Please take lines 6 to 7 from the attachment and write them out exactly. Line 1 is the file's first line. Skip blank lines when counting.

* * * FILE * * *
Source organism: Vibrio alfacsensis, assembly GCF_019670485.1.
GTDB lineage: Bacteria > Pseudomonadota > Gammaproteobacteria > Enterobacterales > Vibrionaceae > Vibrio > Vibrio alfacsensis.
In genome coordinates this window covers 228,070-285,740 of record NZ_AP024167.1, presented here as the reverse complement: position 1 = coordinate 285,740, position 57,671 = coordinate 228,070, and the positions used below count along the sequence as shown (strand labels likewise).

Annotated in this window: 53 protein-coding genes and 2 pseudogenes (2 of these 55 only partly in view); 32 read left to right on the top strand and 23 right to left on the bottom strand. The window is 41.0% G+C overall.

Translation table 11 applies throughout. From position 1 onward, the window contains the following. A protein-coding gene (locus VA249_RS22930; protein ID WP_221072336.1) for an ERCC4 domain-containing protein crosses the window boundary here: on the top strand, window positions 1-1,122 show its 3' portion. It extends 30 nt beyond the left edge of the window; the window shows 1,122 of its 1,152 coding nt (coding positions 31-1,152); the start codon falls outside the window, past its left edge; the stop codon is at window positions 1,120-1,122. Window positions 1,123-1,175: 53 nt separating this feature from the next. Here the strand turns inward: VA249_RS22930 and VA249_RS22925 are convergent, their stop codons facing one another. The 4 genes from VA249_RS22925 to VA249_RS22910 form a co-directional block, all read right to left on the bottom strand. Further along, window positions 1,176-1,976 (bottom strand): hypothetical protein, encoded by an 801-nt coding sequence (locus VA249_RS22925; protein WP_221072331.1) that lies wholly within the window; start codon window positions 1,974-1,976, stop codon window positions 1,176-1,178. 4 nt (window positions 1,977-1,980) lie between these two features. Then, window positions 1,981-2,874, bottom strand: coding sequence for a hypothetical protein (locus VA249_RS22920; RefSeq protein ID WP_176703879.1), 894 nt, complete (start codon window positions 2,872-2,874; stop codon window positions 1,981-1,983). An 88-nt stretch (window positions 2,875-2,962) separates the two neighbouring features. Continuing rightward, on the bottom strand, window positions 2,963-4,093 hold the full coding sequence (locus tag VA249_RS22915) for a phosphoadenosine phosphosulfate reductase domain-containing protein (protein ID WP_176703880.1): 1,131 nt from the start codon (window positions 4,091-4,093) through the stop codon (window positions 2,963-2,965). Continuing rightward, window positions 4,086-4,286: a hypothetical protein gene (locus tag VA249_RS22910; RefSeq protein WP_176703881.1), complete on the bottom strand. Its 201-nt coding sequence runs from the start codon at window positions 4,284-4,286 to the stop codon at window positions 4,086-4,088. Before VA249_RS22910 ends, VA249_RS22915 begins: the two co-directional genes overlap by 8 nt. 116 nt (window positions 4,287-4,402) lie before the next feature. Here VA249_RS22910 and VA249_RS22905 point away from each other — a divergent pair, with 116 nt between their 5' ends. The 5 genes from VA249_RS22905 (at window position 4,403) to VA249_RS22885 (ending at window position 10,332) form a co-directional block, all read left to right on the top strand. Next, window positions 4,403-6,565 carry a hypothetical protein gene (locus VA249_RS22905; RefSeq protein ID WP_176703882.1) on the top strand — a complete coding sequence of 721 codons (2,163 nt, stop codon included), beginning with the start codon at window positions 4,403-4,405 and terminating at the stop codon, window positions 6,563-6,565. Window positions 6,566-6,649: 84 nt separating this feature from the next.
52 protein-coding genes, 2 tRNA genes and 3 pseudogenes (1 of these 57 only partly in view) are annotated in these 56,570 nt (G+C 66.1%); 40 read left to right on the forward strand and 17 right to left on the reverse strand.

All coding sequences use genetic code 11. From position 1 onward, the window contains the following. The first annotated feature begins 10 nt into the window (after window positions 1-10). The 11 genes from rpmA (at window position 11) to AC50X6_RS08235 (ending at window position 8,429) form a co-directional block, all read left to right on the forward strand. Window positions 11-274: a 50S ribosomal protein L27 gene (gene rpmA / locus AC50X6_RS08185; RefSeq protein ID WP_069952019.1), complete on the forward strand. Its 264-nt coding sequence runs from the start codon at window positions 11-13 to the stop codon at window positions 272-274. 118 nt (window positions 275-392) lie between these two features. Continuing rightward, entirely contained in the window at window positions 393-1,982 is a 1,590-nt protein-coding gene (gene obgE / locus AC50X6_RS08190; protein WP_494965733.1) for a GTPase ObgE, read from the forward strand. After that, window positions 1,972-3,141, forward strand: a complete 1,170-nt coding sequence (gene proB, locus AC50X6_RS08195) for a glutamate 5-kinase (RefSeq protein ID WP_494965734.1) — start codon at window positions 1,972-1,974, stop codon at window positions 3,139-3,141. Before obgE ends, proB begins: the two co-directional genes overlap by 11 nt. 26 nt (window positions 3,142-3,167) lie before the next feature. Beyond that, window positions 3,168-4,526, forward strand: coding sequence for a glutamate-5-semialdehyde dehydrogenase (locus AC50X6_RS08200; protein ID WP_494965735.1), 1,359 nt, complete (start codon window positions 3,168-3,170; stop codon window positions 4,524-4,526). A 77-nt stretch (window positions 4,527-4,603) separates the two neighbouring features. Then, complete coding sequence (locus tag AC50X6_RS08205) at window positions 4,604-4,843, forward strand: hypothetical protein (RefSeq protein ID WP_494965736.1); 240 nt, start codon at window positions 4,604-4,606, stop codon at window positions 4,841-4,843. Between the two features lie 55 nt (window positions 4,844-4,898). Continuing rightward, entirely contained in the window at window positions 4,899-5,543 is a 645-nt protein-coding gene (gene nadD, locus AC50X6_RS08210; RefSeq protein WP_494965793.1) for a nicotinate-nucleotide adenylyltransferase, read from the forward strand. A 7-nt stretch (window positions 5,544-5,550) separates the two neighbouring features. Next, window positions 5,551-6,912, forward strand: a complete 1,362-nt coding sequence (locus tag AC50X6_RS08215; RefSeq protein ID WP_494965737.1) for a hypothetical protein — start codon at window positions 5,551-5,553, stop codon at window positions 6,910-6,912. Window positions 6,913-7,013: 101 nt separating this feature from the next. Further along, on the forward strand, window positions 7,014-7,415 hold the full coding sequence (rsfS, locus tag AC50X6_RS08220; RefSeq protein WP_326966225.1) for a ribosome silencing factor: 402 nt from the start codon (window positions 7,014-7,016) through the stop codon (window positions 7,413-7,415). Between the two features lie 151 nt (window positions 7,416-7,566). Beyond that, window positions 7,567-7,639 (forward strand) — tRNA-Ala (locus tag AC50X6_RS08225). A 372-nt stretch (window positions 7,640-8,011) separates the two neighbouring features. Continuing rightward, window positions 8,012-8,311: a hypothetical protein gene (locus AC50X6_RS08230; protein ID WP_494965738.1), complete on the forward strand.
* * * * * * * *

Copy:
52 protein-coding genes, 2 tRNA genes and 3 pseudogenes (1 of these 57 only partly in view) are annotated in these 56,570 nt (G+C 66.1%); 40 read left to right on the forward strand and 17 right to left on the reverse strand.

All coding sequences use genetic code 11. From position 1 onward, the window contains the following. The first annotated feature begins 10 nt into the window (after window positions 1-10). The 11 genes from rpmA (at window position 11) to AC50X6_RS08235 (ending at window position 8,429) form a co-directional block, all read left to right on the forward strand. Window positions 11-274: a 50S ribosomal protein L27 gene (gene rpmA / locus AC50X6_RS08185; RefSeq protein ID WP_069952019.1), complete on the forward strand. Its 264-nt coding sequence runs from the start codon at window positions 11-13 to the stop codon at window positions 272-274. 118 nt (window positions 275-392) lie between these two features. Continuing rightward, entirely contained in the window at window positions 393-1,982 is a 1,590-nt protein-coding gene (gene obgE / locus AC50X6_RS08190; protein WP_494965733.1) for a GTPase ObgE, read from the forward strand. After that, window positions 1,972-3,141, forward strand: a complete 1,170-nt coding sequence (gene proB, locus AC50X6_RS08195) for a glutamate 5-kinase (RefSeq protein ID WP_494965734.1) — start codon at window positions 1,972-1,974, stop codon at window positions 3,139-3,141. Before obgE ends, proB begins: the two co-directional genes overlap by 11 nt. 26 nt (window positions 3,142-3,167) lie before the next feature. Beyond that, window positions 3,168-4,526, forward strand: coding sequence for a glutamate-5-semialdehyde dehydrogenase (locus AC50X6_RS08200; protein ID WP_494965735.1), 1,359 nt, complete (start codon window positions 3,168-3,170; stop codon window positions 4,524-4,526). A 77-nt stretch (window positions 4,527-4,603) separates the two neighbouring features. Then, complete coding sequence (locus tag AC50X6_RS08205) at window positions 4,604-4,843, forward strand: hypothetical protein (RefSeq protein ID WP_494965736.1); 240 nt, start codon at window positions 4,604-4,606, stop codon at window positions 4,841-4,843. Between the two features lie 55 nt (window positions 4,844-4,898). Continuing rightward, entirely contained in the window at window positions 4,899-5,543 is a 645-nt protein-coding gene (gene nadD, locus AC50X6_RS08210; RefSeq protein WP_494965793.1) for a nicotinate-nucleotide adenylyltransferase, read from the forward strand. A 7-nt stretch (window positions 5,544-5,550) separates the two neighbouring features. Next, window positions 5,551-6,912, forward strand: a complete 1,362-nt coding sequence (locus tag AC50X6_RS08215; RefSeq protein ID WP_494965737.1) for a hypothetical protein — start codon at window positions 5,551-5,553, stop codon at window positions 6,910-6,912. Window positions 6,913-7,013: 101 nt separating this feature from the next. Further along, on the forward strand, window positions 7,014-7,415 hold the full coding sequence (rsfS, locus tag AC50X6_RS08220; RefSeq protein WP_326966225.1) for a ribosome silencing factor: 402 nt from the start codon (window positions 7,014-7,016) through the stop codon (window positions 7,413-7,415). Between the two features lie 151 nt (window positions 7,416-7,566). Beyond that, window positions 7,567-7,639 (forward strand) — tRNA-Ala (locus tag AC50X6_RS08225). A 372-nt stretch (window positions 7,640-8,011) separates the two neighbouring features. Continuing rightward, window positions 8,012-8,311: a hypothetical protein gene (locus AC50X6_RS08230; protein ID WP_494965738.1), complete on the forward strand.